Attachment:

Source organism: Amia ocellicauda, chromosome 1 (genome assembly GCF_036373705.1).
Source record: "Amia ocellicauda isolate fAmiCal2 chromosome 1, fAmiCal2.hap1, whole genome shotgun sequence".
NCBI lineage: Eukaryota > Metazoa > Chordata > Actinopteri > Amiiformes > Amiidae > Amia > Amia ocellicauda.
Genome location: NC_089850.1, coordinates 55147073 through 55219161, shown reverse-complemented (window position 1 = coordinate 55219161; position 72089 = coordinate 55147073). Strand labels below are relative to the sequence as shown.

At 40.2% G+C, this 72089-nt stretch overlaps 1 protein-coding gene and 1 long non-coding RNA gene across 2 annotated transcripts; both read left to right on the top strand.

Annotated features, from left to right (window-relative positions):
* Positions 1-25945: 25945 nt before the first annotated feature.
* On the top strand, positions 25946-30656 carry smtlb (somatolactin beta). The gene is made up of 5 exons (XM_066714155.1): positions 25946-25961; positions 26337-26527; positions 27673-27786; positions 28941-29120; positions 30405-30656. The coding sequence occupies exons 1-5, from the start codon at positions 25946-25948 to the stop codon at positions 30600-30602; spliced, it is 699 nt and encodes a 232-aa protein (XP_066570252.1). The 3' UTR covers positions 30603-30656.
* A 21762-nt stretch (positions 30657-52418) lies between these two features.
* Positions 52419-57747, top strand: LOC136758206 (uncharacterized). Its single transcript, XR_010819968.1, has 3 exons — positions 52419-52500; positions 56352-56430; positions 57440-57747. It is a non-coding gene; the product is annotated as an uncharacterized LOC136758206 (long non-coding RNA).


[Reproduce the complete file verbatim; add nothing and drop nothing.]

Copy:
Source organism: Amia ocellicauda, chromosome 1 (genome assembly GCF_036373705.1).
Source record: "Amia ocellicauda isolate fAmiCal2 chromosome 1, fAmiCal2.hap1, whole genome shotgun sequence".
NCBI lineage: Eukaryota > Metazoa > Chordata > Actinopteri > Amiiformes > Amiidae > Amia > Amia ocellicauda.
Genome location: NC_089850.1, coordinates 55147073 through 55219161, shown reverse-complemented (window position 1 = coordinate 55219161; position 72089 = coordinate 55147073). Strand labels below are relative to the sequence as shown.

At 40.2% G+C, this 72089-nt stretch overlaps 1 protein-coding gene and 1 long non-coding RNA gene across 2 annotated transcripts; both read left to right on the top strand.

Annotated features, from left to right (window-relative positions):
* Positions 1-25945: 25945 nt before the first annotated feature.
* On the top strand, positions 25946-30656 carry smtlb (somatolactin beta). The gene is made up of 5 exons (XM_066714155.1): positions 25946-25961; positions 26337-26527; positions 27673-27786; positions 28941-29120; positions 30405-30656. The coding sequence occupies exons 1-5, from the start codon at positions 25946-25948 to the stop codon at positions 30600-30602; spliced, it is 699 nt and encodes a 232-aa protein (XP_066570252.1). The 3' UTR covers positions 30603-30656.
* A 21762-nt stretch (positions 30657-52418) lies between these two features.
* Positions 52419-57747, top strand: LOC136758206 (uncharacterized). Its single transcript, XR_010819968.1, has 3 exons — positions 52419-52500; positions 56352-56430; positions 57440-57747. It is a non-coding gene; the product is annotated as an uncharacterized LOC136758206 (long non-coding RNA).